Something Came Up, or How Not to be Accountable

How often has this occurred in your organization? Your meeting starts and a member of your team (Tom) that really should be in the meting rolls in ten minutes later and says, “Sorry my previous meeting ran long.” What is your response?

  • It’s OK his meeting ran long.
  • It’s not OK he broke his commitment to be in this meeting

How your organization handles things like this will determine whether you are accountable or not, whether you are high performing or not. There are two things that have happened here:

  1. Tom broke trust with the team. They trusted him to be as engaged in this as everyone else.
  2. Tom tried to say it was not his fault it was the other meeting. But really Tom made a choice, didn’t he?

People are creatures of habit and in many organizations, people have meetings scheduled back to back to back. I remember one CFO at a hospital in Southern California telling me he had meetings scheduled every hour of the day from 8:00 until 5:00. Sometimes three in the same time block.  Well that’s just stupid. If you can’t manage your calendar, then that is a whole different conversation and I have a business partner that can help.

If you look at your calendar and see that your meetings are back to back to back, you must realize that one will be cut short for you. Or, you will be late to another one. If you are truly accountable you clean up the mess as soon as you are aware of it. It is not a throw away line, “My other meeting ran long.”

Tom, the fictitious manager, in this case also made another choice, didn’t he? He chose to be powerless. He allowed the meeting to control his schedule and his choices. If we don’t hold people accountable to our meetings start and stop times how are you going to hold them accountable for production? The behavior you tolerate in one part of your business, bleeds into other parts.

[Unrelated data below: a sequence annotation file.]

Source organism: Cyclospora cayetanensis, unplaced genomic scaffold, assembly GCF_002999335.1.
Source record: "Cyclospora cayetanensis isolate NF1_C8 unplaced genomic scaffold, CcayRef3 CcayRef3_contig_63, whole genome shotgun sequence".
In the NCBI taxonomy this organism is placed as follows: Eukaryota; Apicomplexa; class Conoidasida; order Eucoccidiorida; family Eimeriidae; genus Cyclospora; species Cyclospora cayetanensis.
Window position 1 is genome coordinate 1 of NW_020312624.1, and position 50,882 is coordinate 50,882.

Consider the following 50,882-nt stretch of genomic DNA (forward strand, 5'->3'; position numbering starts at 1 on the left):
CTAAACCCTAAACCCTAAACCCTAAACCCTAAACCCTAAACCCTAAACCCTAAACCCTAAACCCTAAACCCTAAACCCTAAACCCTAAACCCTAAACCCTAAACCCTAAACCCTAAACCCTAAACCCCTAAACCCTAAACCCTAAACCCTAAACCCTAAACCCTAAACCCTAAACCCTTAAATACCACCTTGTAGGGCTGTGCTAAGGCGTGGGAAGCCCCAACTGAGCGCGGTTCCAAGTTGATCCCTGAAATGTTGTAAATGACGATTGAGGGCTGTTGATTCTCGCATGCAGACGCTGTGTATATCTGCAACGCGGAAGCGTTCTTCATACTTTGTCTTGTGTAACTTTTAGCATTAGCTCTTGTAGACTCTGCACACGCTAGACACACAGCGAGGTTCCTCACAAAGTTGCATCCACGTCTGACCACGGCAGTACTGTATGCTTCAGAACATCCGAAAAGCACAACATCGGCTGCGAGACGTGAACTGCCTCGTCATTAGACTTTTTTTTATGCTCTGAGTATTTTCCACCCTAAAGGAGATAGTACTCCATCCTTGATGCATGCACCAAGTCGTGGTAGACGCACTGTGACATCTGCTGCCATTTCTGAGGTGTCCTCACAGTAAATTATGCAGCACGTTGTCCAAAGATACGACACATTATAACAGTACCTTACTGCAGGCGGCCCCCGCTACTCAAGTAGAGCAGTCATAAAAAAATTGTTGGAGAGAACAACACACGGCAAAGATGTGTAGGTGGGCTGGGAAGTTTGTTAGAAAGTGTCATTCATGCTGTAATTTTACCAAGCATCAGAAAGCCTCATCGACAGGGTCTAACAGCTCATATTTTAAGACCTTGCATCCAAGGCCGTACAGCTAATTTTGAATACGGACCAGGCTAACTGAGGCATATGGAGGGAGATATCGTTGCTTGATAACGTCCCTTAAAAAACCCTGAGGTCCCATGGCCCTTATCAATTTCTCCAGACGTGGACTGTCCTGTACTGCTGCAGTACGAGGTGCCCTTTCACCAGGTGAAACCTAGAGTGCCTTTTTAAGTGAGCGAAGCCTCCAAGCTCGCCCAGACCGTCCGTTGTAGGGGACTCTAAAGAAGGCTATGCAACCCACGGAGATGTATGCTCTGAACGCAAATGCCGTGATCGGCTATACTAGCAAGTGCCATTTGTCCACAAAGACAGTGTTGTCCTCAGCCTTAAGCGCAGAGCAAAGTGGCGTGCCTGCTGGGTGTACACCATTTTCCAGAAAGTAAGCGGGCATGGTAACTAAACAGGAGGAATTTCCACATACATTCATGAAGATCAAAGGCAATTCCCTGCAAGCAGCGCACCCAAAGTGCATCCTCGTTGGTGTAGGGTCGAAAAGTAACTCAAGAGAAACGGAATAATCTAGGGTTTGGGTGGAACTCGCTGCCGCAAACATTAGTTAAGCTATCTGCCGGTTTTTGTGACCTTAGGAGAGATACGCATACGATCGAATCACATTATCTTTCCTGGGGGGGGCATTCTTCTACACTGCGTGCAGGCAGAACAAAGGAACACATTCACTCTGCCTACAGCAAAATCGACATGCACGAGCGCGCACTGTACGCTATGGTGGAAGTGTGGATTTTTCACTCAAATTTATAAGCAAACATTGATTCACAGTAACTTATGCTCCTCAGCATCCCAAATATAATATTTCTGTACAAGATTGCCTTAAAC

There is a lot of talk of culture. And many surveys say it is one of the top executives’ biggest concerns. I don’t think it has to be very complicated. Culture is the behaviors you tolerate day in and day out. Said another way, if you want to manage your culture, manage the behaviors of everyone on the team.

Photo by rawpixel.com from Pexels

So back to being late for the meeting? What do you do. I have a friend who is late to every meeting that he attends, except for his yoga class. That is because the yoga teacher closes the door and class begins. If the door is closed, you can’t enter.

Three things you can do to help people be accountable to their meetings or for any other commitment they have made:

  1. State the expectations clearly and succinctly. “We will start our meetings on time and we expect everyone to be present.”
  2. State the exception to the rules. “If you are going to be late for some reason, let the meeting leader know in advance and negotiate either a different time and or how late you can be.”
  3. When someone is late to the meeting, address it with them either in the meeting or after.

 

If you would like to learn how you or your team can benefit from better communication skills for accountability, engagement and performance, schedule a call with John to explore the possibilities. CALENDAR

 

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